The problem of authority is the problem of unbelief
by Ken Myers
On Volume 29 of the Journal, Ken Myers talked with historian John Patrick Diggins (1935–2009) about his book, Max Weber: Politics and the Spirit of Tragedy (Basic Books, 1996). In the opening pages of book's third chapter, “Authority and Its Discontents,” Diggins quotes from a letter that Max Weber wrote to his mother in 1914. At the time, Weber was 50, his mother 70 years old. In the letter, Weber commented on the domestic trials that his mother had endured because of her husband’s mercurial temperament.
“Certainly all of us have a fair view of him today, and now that all the difficult tensions have been forgotten, we can rejoice at what he was in his surely uncommon, solid, bourgeois mentality. We know that the rifts in his life were the tragedy of his entire generation, which never quite came into its own with its political and other ideals, never saw its own hopes fulfilled and carried on by the younger generation [of his era], which had lost its old faith in authority and yet still took an authoritarian view of matters where we could no longer take such a view.”
Diggins comments that in this letter we can see a reference to “the problem of authority that would haunt Weber the rest of his life. He had also lost faith in authority but, unlike his father, he could no longer carry on as though the dull comforts of bourgeois existence would provide reasons for believing and obeying. Authority for Weber became an emotion as much as an institution. In seeking to give it a rational foundation in sociology, would Weber ever be able to respect authority?
“The crisis of authority that Weber sensed reverberated throughout the intellectual world of his era. Combine liberalism with modernism and we are left with the overthrow of authority and the endless search for its substitute. Such was the dilemma formulated by the American political philosopher Walter Lippmann, who spent the first half of the twentieth century in a futile search for the foundations of legitimacy. During Weber’s period of recovery [from a long struggle with a debilitating depression], 1903–1905, he had been involved in a similar search, but the institutions and ideas that once fulfilled the role of authority could no longer command credibility. Authority was once assumed to have an objective basis in God, nature, or reason. But Weber saw authoritative institutions as historical and contingent upon the conditions of their development. He asked readers to observe how authority gets itself accepted in modern society. ‘The reason for this fact lies in the generally observable need of any power, or even of any advantage of life, to justify itself.’ Authority as power and domination relies upon reason not as critical reflection but as rationalization and conventional modes of legitimization. Forms of authority may institute themselves without reference to anything objectively true and authoritative.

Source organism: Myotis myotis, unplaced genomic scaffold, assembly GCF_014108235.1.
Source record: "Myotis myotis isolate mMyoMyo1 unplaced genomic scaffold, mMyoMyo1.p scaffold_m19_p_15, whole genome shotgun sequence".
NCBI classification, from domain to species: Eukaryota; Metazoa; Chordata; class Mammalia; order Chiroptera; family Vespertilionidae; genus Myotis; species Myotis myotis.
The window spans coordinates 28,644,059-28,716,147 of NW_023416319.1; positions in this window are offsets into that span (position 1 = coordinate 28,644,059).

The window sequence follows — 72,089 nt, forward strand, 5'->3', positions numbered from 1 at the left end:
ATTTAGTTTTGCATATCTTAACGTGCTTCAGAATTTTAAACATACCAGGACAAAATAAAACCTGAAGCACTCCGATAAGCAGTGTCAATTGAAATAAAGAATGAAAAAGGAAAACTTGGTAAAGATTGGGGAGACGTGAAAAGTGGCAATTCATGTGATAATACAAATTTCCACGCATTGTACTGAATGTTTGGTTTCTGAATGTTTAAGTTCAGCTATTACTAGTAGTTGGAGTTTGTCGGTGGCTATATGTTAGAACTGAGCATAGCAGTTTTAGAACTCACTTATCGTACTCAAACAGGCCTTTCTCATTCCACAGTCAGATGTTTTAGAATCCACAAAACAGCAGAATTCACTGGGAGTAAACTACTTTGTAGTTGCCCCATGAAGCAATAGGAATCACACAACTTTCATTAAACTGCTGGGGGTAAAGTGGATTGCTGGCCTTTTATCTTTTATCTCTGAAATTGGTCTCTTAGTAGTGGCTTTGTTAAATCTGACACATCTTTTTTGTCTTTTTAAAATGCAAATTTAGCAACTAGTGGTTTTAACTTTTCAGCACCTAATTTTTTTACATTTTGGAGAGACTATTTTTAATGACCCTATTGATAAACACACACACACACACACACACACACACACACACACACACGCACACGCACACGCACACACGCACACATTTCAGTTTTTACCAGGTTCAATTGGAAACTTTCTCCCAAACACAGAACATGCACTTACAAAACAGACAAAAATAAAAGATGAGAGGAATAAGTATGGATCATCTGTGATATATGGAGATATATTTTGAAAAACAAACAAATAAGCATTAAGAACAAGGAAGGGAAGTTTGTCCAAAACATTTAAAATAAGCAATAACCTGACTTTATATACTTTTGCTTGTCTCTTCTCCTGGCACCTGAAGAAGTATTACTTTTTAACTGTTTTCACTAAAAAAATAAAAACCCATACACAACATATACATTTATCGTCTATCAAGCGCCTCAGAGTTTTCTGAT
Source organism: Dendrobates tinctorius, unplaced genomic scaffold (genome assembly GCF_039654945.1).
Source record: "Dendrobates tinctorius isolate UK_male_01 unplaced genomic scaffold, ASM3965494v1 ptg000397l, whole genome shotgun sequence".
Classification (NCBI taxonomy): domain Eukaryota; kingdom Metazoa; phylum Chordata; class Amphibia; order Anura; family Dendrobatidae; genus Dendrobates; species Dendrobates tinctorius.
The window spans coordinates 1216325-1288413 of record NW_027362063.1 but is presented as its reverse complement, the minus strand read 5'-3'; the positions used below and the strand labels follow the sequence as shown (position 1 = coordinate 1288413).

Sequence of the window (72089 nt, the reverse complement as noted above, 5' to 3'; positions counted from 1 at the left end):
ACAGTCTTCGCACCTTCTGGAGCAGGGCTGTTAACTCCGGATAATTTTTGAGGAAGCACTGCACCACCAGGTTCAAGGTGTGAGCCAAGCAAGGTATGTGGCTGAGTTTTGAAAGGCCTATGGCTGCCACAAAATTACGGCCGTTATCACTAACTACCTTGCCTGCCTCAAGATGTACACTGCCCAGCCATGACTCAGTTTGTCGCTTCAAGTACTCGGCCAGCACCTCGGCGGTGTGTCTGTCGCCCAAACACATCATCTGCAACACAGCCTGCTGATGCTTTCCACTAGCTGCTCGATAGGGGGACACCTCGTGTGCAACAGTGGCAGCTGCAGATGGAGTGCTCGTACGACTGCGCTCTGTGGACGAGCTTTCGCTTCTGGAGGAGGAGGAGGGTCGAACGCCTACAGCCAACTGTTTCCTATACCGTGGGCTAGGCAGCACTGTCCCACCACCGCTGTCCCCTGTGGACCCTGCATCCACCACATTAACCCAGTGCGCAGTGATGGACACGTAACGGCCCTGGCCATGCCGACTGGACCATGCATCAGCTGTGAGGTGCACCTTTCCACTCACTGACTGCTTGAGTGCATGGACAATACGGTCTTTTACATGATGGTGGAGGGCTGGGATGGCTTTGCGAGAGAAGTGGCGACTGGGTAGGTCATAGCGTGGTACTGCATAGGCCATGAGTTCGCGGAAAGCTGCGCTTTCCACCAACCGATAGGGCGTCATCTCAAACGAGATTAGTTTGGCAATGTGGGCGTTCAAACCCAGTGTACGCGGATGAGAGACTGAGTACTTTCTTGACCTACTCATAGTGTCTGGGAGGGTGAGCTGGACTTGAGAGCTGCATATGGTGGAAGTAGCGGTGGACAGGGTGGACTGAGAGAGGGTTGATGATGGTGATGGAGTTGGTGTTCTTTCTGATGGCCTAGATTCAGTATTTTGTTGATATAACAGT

“While recovering Weber had been working on his now-famous thesis, ‘The Protestant Ethic and the Spirit of Capitalism.’ Its author described the modern market world of business transactions as evolving from an otherworldly theological angst long lost to history. The possibility that one could reverse the process and return from economics to religion as a source of authority was foreclosed in the essay: Weber saw this as impossible in the Western world. In the past, Protestant religious convictions could inspire people to bring about a revolution in behalf of faith and to abide by church doctrines. Similarly, the authority of the State could be regarded as an ‘indispensable instrument . . . for the social control of reprehensible sins and as a general condition for all mundane existence pleasing to God.’ With the coming of the Enlightenment, however, reason would soon displace God and science dismiss sin.
“Weber had been working on methodological questions during his recovery, and it may have been his own illness that convinced him of the limits of reason, and that led him to think of the mind as more a dissolving acid than an integrating agency. Whether or not methodology would help Weber reestablish his identity, the self’s freedom still depended upon reason as an analytical faculty. Reason was once regarded as the vessel that contained truth; in Weber’s era it had become an empirical technique, a process of obtaining knowledge by eliminating error. Methodology itself could scarcely deliver the conclusive truths necessary to propping up authority. On the contrary, Weber’s idea of inquiry aimed to interrogate what passed for truth in order to demonstrate that it had a functional status only, and that its existence depended upon it being believed without question. The capacity to criticize one’s own beliefs, Weber wrote to the Dante scholar Karl Vossler, requires enduring criticisms that have no resolution. Later, in his essay ‘Science as a Vocation,’ Weber would explain how our beliefs are chosen rather than derived, and that their selection has no more basis than emotional preference. The realization that beliefs are purely subjective and personal is, he pointed out in another essay, the ‘fate of a cultural epoch that has eaten from the tree of knowledge.’ The problem of authority is the problem of unbelief.”
— from John Patrick Diggins, Max Weber: Politics and the Spirit of Tragedy (Basic Books, 1996)